I've been back in the normal world for nearly two weeks now, and vacation and the World Champs already feel like a distant memory. I guess that's how it works, you all of a sudden get busy again upon return. I think I like playing pretend at the life of a professional athlete, filled with unlimited food and limited responsibilities, but that's not for me, if only for the glaring mismatch in desire and ability. Like every other master blaster out there I keep plugging away, while balancing the rest of life, racing for the love of competition and seeing improvements and beating our nemeses and escaping the parts of life that need the balancing.
The World Champs two weeks ago had two of the more successful orienteering races of my career. Still plenty of room for improvement, but I am coming away from 2014 WOC feeling proud of my performances and excited to take the steps to the next level. This is a far cry from how I felt after 2013 WOC, where I had two of the worst races of my career, and let the negativity spiral too far. Hopefully the positive feelings will only build now!
I felt like my navigation took a jump last fall, of course with some lumps and bumps, and it was great to get the confirmation that it had indeed climbed a step. I'm not a professional athlete, and I am lucky to have as much time to train as I do, so no complaints. Do what you can with what you have. Getting over to Europe for the WREs at the end of May was money and time well spent, because for me race starts are the all-important magic bullet. I came into this WOC feeling more prepared than ever before; partly that was because the terrain felt so "normal", but partly it's that I did my homework.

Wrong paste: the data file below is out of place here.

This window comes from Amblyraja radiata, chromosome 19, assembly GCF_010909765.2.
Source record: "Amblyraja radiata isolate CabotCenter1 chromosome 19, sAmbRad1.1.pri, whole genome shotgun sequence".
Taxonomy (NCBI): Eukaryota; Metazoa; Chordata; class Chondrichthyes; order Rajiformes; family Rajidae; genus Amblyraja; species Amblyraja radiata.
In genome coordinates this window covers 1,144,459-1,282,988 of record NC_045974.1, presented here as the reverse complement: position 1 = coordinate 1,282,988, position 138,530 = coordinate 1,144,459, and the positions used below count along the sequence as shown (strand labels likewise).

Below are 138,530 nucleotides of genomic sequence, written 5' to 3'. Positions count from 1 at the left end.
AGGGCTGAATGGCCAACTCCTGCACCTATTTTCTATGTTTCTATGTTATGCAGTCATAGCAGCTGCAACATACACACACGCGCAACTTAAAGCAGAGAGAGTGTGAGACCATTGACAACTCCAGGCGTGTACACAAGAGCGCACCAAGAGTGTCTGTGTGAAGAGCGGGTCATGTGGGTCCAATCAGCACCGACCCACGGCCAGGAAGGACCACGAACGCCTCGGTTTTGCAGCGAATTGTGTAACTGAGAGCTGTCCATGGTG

Now I'm bringing some skiing back into my diet, coaching my juniors and enjoying living vicariously through them. Seems like being a skier entails being sore all. the. time. If I'm not sore from strength, I'm sore from rollerskiing; if I'm not sore from rollerskiing, I'm sore from tripping over myself because I was too sore to pick up my feet and running headlong into a stone wall... maybe someday I'll have rebuilt some of the strength I need to do this sport; right now I'm paying for taking two years off from any upper body strength due to that elbow tendinitis. It would be pretty cool if I could race fast at World Ski-O Champs, but that is off in the future in the blurry and scary unknown. For now, one day at a time, cramming in what I can and appreciating what I have, tumbling toward a precipice of uncertainty.
Next stop: North American Orienteering Champs, in October!